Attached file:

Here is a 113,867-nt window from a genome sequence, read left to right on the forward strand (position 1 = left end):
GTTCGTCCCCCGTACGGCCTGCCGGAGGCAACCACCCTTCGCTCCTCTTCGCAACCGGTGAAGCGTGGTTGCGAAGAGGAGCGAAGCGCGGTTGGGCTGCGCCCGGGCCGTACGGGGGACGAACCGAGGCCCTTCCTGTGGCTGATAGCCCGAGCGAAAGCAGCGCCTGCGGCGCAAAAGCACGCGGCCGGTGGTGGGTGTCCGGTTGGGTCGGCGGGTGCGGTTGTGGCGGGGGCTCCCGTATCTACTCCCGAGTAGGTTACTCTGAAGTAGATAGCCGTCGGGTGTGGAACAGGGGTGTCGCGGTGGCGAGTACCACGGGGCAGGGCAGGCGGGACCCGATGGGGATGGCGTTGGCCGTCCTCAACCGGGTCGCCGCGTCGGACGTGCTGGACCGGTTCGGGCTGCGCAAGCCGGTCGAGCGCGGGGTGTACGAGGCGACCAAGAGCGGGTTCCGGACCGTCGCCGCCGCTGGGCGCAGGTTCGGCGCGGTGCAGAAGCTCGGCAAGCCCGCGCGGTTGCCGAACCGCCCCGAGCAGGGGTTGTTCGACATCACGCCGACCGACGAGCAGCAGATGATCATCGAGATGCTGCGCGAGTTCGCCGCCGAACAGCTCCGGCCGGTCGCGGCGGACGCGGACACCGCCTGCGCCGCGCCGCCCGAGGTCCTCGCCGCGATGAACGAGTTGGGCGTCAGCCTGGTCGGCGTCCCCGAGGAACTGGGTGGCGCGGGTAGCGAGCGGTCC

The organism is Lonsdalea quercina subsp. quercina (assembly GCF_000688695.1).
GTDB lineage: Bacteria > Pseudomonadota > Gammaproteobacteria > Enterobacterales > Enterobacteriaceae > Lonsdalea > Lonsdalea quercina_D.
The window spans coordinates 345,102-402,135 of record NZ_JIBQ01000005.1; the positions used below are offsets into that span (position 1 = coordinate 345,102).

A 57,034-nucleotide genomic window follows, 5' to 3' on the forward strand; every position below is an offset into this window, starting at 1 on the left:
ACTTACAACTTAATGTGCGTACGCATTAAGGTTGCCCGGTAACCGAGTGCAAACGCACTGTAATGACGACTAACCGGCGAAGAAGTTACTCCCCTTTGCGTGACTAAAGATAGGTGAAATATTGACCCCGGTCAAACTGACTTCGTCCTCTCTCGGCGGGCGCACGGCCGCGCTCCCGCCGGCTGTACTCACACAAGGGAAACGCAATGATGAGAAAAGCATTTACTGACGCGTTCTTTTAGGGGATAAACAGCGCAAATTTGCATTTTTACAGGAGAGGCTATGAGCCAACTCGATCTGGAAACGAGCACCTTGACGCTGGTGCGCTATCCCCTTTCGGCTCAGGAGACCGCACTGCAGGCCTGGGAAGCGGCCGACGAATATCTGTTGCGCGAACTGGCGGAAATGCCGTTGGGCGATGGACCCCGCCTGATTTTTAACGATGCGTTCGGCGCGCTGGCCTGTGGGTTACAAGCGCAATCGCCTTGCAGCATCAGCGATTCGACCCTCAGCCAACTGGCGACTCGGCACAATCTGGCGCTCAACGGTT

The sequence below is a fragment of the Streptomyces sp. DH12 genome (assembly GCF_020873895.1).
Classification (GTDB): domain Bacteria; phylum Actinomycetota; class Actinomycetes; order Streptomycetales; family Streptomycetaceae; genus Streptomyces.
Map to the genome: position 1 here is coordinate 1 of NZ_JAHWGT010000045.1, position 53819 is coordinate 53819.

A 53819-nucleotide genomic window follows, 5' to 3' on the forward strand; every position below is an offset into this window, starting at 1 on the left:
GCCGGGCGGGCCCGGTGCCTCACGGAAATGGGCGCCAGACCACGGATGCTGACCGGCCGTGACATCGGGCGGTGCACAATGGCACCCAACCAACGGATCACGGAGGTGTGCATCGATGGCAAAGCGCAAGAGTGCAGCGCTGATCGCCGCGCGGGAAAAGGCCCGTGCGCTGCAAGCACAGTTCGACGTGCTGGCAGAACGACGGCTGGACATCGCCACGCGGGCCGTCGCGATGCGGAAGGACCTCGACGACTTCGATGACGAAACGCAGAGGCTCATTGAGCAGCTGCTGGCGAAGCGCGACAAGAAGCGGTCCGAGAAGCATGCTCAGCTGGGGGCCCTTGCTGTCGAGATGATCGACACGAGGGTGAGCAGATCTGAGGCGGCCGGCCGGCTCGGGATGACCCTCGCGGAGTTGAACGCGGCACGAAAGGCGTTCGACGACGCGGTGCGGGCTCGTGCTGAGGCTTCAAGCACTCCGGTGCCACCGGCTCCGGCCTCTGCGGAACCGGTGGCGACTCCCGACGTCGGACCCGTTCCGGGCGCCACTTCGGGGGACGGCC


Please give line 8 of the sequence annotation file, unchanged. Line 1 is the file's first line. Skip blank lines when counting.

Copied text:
The sequence below is a fragment of the Streptomyces sp. DH12 genome (assembly GCF_020873895.1).